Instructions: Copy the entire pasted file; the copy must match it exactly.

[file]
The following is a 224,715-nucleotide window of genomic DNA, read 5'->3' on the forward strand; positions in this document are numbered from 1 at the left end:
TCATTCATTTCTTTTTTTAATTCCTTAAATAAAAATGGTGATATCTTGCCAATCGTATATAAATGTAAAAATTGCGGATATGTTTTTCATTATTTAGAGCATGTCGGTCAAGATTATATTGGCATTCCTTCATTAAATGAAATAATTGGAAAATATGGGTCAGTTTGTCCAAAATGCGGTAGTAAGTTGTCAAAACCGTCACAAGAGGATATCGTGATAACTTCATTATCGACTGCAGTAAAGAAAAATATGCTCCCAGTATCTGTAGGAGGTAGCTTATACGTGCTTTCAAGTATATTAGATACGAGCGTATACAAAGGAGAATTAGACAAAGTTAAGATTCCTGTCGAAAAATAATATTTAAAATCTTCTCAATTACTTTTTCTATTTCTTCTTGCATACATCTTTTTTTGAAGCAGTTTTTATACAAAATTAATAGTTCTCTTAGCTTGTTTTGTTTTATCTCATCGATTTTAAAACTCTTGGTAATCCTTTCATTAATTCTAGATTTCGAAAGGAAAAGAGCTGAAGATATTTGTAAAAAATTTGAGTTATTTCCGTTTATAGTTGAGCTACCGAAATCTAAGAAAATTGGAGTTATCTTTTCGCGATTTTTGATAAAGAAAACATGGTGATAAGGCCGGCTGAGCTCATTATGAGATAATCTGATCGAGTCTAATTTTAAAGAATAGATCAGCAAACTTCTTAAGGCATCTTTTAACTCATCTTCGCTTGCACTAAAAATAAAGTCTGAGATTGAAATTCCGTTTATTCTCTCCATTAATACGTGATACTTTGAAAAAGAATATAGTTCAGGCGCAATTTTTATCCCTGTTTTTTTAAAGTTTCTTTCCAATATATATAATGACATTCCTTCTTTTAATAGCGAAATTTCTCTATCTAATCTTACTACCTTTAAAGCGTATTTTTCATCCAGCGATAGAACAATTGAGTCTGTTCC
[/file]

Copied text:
The following is a 224,715-nucleotide window of genomic DNA, read 5'->3' on the forward strand; positions in this document are numbered from 1 at the left end:
TCATTCATTTCTTTTTTTAATTCCTTAAATAAAAATGGTGATATCTTGCCAATCGTATATAAATGTAAAAATTGCGGATATGTTTTTCATTATTTAGAGCATGTCGGTCAAGATTATATTGGCATTCCTTCATTAAATGAAATAATTGGAAAATATGGGTCAGTTTGTCCAAAATGCGGTAGTAAGTTGTCAAAACCGTCACAAGAGGATATCGTGATAACTTCATTATCGACTGCAGTAAAGAAAAATATGCTCCCAGTATCTGTAGGAGGTAGCTTATACGTGCTTTCAAGTATATTAGATACGAGCGTATACAAAGGAGAATTAGACAAAGTTAAGATTCCTGTCGAAAAATAATATTTAAAATCTTCTCAATTACTTTTTCTATTTCTTCTTGCATACATCTTTTTTTGAAGCAGTTTTTATACAAAATTAATAGTTCTCTTAGCTTGTTTTGTTTTATCTCATCGATTTTAAAACTCTTGGTAATCCTTTCATTAATTCTAGATTTCGAAAGGAAAAGAGCTGAAGATATTTGTAAAAAATTTGAGTTATTTCCGTTTATAGTTGAGCTACCGAAATCTAAGAAAATTGGAGTTATCTTTTCGCGATTTTTGATAAAGAAAACATGGTGATAAGGCCGGCTGAGCTCATTATGAGATAATCTGATCGAGTCTAATTTTAAAGAATAGATCAGCAAACTTCTTAAGGCATCTTTTAACTCATCTTCGCTTGCACTAAAAATAAAGTCTGAGATTGAAATTCCGTTTATTCTCTCCATTAATACGTGATACTTTGAAAAAGAATATAGTTCAGGCGCAATTTTTATCCCTGTTTTTTTAAAGTTTCTTTCCAATATATATAATGACATTCCTTCTTTTAATAGCGAAATTTCTCTATCTAATCTTACTACCTTTAAAGCGTATTTTTCATCCAGCGATAGAACAATTGAGTCTGTTCC